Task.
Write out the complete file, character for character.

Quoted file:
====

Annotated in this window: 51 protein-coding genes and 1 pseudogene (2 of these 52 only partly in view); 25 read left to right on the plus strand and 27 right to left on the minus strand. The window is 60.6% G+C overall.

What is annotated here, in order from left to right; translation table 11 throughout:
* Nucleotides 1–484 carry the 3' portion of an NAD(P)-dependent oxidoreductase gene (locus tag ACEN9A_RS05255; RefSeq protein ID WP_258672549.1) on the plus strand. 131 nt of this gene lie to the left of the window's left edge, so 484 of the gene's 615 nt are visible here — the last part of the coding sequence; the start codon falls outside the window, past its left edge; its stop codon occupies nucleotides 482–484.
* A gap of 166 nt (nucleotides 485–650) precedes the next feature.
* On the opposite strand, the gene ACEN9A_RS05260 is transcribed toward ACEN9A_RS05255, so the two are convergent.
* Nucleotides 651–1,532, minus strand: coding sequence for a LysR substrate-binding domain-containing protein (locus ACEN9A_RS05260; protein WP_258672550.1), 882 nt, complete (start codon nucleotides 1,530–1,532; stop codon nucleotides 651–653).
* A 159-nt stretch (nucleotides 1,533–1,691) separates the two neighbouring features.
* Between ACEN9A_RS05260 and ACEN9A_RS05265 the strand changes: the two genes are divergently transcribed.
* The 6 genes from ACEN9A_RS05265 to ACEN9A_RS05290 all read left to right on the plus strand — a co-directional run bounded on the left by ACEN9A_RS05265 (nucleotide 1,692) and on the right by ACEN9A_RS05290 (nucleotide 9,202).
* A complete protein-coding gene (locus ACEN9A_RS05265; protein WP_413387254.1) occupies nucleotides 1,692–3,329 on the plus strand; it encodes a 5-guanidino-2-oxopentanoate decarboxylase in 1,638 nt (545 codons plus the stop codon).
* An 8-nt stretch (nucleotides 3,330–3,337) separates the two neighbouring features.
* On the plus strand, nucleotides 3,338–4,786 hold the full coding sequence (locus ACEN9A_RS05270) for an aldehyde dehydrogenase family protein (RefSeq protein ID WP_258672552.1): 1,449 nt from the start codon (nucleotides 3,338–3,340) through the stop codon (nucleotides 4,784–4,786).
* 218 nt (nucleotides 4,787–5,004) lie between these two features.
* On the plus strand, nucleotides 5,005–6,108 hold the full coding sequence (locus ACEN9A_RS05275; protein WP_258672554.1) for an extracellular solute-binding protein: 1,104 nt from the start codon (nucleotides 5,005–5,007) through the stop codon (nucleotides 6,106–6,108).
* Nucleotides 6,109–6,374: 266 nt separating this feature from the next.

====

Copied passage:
Annotated in this window: 51 protein-coding genes and 1 pseudogene (2 of these 52 only partly in view); 25 read left to right on the plus strand and 27 right to left on the minus strand. The window is 60.6% G+C overall.

What is annotated here, in order from left to right; translation table 11 throughout:
* Nucleotides 1–484 carry the 3' portion of an NAD(P)-dependent oxidoreductase gene (locus tag ACEN9A_RS05255; RefSeq protein ID WP_258672549.1) on the plus strand. 131 nt of this gene lie to the left of the window's left edge, so 484 of the gene's 615 nt are visible here — the last part of the coding sequence; the start codon falls outside the window, past its left edge; its stop codon occupies nucleotides 482–484.
* A gap of 166 nt (nucleotides 485–650) precedes the next feature.
* On the opposite strand, the gene ACEN9A_RS05260 is transcribed toward ACEN9A_RS05255, so the two are convergent.
* Nucleotides 651–1,532, minus strand: coding sequence for a LysR substrate-binding domain-containing protein (locus ACEN9A_RS05260; protein WP_258672550.1), 882 nt, complete (start codon nucleotides 1,530–1,532; stop codon nucleotides 651–653).
* A 159-nt stretch (nucleotides 1,533–1,691) separates the two neighbouring features.
* Between ACEN9A_RS05260 and ACEN9A_RS05265 the strand changes: the two genes are divergently transcribed.
* The 6 genes from ACEN9A_RS05265 to ACEN9A_RS05290 all read left to right on the plus strand — a co-directional run bounded on the left by ACEN9A_RS05265 (nucleotide 1,692) and on the right by ACEN9A_RS05290 (nucleotide 9,202).
* A complete protein-coding gene (locus ACEN9A_RS05265; protein WP_413387254.1) occupies nucleotides 1,692–3,329 on the plus strand; it encodes a 5-guanidino-2-oxopentanoate decarboxylase in 1,638 nt (545 codons plus the stop codon).
* An 8-nt stretch (nucleotides 3,330–3,337) separates the two neighbouring features.
* On the plus strand, nucleotides 3,338–4,786 hold the full coding sequence (locus ACEN9A_RS05270) for an aldehyde dehydrogenase family protein (RefSeq protein ID WP_258672552.1): 1,449 nt from the start codon (nucleotides 3,338–3,340) through the stop codon (nucleotides 4,784–4,786).
* 218 nt (nucleotides 4,787–5,004) lie between these two features.
* On the plus strand, nucleotides 5,005–6,108 hold the full coding sequence (locus ACEN9A_RS05275; protein WP_258672554.1) for an extracellular solute-binding protein: 1,104 nt from the start codon (nucleotides 5,005–5,007) through the stop codon (nucleotides 6,106–6,108).
* Nucleotides 6,109–6,374: 266 nt separating this feature from the next.